Eden Park Salvation Army Boys’ Home (pictured above) was run in the 1960s by Salvo Officer, William Ellis. He was a large man who beat, raped and otherwise abused boys over a long period of time. This cowardly man showed how he could dish out punishment, but not take it himself. When found guilty and sentenced to 16 years prison for his crimes, Officer Ellis “shrieked hysterically and refused to leave the courtroom.” His appeal against the sentence was rejected unanimously.
The modus operandi of religious child sexual abusers varies according to denomination. Mainstream religious groups often rely on the prestige of the offender to get away with their crimes. The child is unlikely to be believed. Further, the victim feels that God is on the side of the abuser, which is why victims from particularly devout families are targeted. In some cases, the religious community in question treats the victim with rejection and other forms of disdain if they report abuses.
The method of choice for Salvation Army abusers lay in the type of victim. Typically, the Salvation Army relates to people who have been in trouble with the law, or come from very deprived backgrounds. Here, it is not so much the positive reputation of the abuser which gives them protection so much as the low reputation of the victims.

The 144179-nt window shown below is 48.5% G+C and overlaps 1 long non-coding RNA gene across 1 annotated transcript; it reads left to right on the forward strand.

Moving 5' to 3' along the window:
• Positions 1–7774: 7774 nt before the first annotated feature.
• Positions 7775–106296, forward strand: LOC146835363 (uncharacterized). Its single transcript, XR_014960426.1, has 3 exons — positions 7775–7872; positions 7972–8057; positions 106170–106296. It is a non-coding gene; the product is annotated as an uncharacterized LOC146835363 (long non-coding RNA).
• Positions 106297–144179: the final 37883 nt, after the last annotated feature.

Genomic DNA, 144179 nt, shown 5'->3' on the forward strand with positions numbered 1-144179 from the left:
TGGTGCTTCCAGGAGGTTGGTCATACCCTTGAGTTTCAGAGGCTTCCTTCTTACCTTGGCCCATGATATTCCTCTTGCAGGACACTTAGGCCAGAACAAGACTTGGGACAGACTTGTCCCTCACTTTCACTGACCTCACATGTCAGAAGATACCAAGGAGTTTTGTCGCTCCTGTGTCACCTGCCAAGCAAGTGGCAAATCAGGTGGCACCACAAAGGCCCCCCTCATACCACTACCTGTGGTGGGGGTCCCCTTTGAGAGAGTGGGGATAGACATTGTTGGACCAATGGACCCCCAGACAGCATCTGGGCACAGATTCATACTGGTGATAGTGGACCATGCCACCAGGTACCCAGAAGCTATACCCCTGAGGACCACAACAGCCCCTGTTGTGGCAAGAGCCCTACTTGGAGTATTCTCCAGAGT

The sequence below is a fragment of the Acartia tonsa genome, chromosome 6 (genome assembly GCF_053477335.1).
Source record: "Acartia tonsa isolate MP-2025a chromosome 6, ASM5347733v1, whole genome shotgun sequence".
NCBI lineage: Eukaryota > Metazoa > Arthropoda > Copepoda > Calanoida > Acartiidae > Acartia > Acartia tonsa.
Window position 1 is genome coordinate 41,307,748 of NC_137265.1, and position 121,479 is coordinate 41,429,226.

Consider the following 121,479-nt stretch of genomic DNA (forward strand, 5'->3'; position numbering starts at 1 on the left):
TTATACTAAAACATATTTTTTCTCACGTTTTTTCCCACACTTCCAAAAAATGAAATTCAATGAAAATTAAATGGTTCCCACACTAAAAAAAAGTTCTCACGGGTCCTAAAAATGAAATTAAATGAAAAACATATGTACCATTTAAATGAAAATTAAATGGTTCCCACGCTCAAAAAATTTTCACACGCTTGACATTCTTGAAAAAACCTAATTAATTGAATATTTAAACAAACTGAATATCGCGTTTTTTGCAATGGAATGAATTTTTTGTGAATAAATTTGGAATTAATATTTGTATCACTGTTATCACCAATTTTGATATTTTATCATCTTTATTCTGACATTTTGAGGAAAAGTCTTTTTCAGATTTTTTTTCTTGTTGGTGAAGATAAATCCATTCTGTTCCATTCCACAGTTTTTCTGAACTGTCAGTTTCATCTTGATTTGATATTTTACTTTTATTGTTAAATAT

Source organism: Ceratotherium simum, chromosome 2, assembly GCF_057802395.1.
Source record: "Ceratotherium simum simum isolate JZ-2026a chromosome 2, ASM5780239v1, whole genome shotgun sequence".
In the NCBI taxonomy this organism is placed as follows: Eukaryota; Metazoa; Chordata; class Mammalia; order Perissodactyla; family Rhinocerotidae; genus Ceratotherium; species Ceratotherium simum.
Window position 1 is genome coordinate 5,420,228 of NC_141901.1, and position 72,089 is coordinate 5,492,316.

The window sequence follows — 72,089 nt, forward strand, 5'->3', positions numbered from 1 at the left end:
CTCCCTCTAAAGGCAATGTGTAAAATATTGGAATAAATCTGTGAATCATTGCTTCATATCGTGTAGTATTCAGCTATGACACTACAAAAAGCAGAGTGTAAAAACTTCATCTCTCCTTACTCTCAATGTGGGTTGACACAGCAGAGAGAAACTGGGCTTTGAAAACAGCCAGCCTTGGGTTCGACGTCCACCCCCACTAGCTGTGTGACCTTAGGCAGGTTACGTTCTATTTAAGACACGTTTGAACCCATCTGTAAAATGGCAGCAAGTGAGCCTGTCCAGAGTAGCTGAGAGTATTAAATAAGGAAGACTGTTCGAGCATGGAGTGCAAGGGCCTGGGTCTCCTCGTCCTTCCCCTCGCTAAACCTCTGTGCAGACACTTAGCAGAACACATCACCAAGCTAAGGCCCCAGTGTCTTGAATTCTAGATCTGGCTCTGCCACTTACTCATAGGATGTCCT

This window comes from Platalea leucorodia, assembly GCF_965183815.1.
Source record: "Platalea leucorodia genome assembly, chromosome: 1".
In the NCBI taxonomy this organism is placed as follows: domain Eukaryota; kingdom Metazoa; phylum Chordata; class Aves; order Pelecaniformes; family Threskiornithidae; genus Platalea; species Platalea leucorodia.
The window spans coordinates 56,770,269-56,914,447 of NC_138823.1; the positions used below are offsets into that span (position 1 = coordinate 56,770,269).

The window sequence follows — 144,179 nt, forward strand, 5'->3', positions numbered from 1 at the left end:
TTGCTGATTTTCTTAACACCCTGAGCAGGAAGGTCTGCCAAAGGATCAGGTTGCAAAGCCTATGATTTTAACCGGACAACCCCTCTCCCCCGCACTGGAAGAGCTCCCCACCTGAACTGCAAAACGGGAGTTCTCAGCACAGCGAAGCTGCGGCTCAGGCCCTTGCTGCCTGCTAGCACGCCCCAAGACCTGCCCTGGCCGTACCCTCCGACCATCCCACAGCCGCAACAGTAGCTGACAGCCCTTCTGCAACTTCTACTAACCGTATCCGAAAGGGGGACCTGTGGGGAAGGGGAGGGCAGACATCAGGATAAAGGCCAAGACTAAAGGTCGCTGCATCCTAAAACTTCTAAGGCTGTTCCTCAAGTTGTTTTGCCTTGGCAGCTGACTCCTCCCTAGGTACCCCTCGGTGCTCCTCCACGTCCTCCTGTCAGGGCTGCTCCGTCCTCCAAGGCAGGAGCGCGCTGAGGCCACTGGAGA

The Eden Park Home had the typical inmates. These were boys who were described as “troubled”, “delinquent”, “offenders”, ”neglected” , “in moral danger”, “homeless,” etc. Some, of course, were Indigenous youth forcibly removed by the authorities (members of the “Stolen Generation”). Either way, their complaints were easily dismissed against the denials of the Salvation Army.
When a former worker at Eden Park informed the Dunstan Government in South Australia, of abuses at the home, the complaints were not acted upon. The whistleblower lost his job.
The South Australian Government has a responsibility to the boys of Eden Park, since it was operated by the Salvation Army under the control of the state government. When asked about the fact that the government had been advised of the problems forty years ago, the responsible minister, Jay Weatherill (now Premier) hid behind the catch-cry of “client confidentiality” to neither confirm nor deny the claim. Dunstan is a political God in the memory of Labor in South Australia, so it is not surprising that many would not like to see his legacy sullied in this way.
When sentencing Ellis, Judge Michael David described the Eden Park Salvation Army boys’ home as a disgrace. “It was a horrific place by any standards, let alone modern standards,” he said.
The Salvation Army continues to block moves for decent compensation through litigation, according to victims’ lawyers. The very valuable Eden Park property was sold into private hands in 1997 for an undisclosed sum. That sum belongs to the victims.
[Postscript: One of the journalists who broke the Eden Park story was Joanne McCarthy, who also broke the Newcastle story (see yesterday’s posting).]
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TOMORROW: Salvation Army Fullerton Girls’ Home
That’s all I can say
Lewis Blayse (né Lewin Blazevich)